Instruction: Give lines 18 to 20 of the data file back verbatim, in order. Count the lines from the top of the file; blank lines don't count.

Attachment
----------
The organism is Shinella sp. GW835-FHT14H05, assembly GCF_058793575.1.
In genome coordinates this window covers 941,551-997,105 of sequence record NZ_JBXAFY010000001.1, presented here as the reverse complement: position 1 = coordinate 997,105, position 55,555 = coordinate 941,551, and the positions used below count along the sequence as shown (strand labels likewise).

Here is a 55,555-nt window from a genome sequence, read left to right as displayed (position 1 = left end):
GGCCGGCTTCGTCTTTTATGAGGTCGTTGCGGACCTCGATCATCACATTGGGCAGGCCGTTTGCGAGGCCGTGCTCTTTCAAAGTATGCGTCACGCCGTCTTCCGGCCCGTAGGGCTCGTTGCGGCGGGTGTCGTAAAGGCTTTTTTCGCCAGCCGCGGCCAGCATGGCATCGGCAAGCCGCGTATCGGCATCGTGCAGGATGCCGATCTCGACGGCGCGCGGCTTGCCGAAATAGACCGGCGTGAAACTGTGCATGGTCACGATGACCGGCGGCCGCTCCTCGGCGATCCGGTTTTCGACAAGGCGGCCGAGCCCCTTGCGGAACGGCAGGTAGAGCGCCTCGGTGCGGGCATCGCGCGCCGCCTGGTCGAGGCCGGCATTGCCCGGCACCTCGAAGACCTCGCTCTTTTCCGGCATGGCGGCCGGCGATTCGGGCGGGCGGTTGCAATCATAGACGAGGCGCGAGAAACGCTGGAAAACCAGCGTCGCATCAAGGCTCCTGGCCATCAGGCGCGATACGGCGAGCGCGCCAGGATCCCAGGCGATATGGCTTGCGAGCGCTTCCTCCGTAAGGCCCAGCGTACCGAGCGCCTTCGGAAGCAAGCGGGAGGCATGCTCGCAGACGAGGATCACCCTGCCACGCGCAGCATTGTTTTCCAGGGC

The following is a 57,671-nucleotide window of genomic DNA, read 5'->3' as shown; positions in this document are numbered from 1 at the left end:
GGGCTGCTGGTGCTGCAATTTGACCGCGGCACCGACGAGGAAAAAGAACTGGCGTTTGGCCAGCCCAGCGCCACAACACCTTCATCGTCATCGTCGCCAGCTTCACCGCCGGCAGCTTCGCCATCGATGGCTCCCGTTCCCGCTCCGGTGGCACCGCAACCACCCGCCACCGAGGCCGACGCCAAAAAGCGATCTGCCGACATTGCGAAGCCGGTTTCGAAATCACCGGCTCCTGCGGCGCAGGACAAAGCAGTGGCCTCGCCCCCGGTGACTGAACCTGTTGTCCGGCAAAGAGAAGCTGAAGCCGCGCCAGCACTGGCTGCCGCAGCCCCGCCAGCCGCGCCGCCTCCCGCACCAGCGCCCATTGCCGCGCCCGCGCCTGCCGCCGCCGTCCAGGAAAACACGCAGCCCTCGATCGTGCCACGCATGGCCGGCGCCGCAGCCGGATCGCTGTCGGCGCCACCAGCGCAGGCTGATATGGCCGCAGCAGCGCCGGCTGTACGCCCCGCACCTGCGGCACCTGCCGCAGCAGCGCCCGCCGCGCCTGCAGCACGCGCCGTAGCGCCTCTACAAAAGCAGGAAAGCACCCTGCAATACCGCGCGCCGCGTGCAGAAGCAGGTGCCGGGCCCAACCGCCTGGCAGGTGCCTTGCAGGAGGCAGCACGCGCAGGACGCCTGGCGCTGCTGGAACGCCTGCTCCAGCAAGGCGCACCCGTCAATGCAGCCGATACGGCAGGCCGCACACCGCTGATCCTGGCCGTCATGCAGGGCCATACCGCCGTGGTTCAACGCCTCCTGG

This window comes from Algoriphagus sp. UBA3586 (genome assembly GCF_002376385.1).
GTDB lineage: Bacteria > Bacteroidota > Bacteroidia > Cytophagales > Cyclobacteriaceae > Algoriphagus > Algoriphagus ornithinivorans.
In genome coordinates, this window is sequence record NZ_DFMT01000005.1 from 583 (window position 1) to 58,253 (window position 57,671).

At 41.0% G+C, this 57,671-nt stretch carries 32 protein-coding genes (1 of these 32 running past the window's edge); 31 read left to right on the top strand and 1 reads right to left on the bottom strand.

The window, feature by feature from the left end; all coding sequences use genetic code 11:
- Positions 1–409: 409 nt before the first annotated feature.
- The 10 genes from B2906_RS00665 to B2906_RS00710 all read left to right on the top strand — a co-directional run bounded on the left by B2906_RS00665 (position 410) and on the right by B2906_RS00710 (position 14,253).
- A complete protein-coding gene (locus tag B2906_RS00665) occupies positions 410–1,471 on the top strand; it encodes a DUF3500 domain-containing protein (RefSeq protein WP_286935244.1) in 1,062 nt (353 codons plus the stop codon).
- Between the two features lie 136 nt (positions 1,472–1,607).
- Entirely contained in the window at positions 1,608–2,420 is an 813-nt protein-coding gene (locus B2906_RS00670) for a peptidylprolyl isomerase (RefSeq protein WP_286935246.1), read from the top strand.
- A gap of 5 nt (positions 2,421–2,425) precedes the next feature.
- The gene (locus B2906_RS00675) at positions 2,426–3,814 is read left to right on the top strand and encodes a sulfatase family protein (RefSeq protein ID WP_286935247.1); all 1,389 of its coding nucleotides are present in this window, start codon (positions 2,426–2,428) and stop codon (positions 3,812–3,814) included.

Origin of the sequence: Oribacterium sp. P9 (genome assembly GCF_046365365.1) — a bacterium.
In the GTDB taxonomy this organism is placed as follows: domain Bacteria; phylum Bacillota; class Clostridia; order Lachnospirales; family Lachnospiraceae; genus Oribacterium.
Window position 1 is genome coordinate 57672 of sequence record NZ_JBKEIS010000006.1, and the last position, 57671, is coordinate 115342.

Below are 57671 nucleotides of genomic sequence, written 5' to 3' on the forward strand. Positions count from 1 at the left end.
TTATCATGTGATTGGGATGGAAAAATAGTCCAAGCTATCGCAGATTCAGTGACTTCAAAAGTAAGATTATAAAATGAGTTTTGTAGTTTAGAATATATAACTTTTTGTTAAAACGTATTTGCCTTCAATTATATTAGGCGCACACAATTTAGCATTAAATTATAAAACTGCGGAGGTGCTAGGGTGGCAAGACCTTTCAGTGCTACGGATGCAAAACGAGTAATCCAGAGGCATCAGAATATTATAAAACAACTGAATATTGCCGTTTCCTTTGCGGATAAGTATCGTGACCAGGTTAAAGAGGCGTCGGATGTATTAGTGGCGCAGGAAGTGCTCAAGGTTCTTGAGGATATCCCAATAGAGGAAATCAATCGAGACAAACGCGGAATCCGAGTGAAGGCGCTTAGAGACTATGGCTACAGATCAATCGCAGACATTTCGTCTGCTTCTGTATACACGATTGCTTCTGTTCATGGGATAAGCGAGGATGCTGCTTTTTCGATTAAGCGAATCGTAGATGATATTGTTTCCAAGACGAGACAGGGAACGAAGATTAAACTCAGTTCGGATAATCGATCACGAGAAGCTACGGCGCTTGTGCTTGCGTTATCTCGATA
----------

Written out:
- The gene (locus B2906_RS00675) at positions 2,426–3,814 is read left to right on the top strand and encodes a sulfatase family protein (RefSeq protein ID WP_286935247.1); all 1,389 of its coding nucleotides are present in this window, start codon (positions 2,426–2,428) and stop codon (positions 3,812–3,814) included.

Origin of the sequence: Oribacterium sp. P9 (genome assembly GCF_046365365.1) — a bacterium.
In the GTDB taxonomy this organism is placed as follows: domain Bacteria; phylum Bacillota; class Clostridia; order Lachnospirales; family Lachnospiraceae; genus Oribacterium.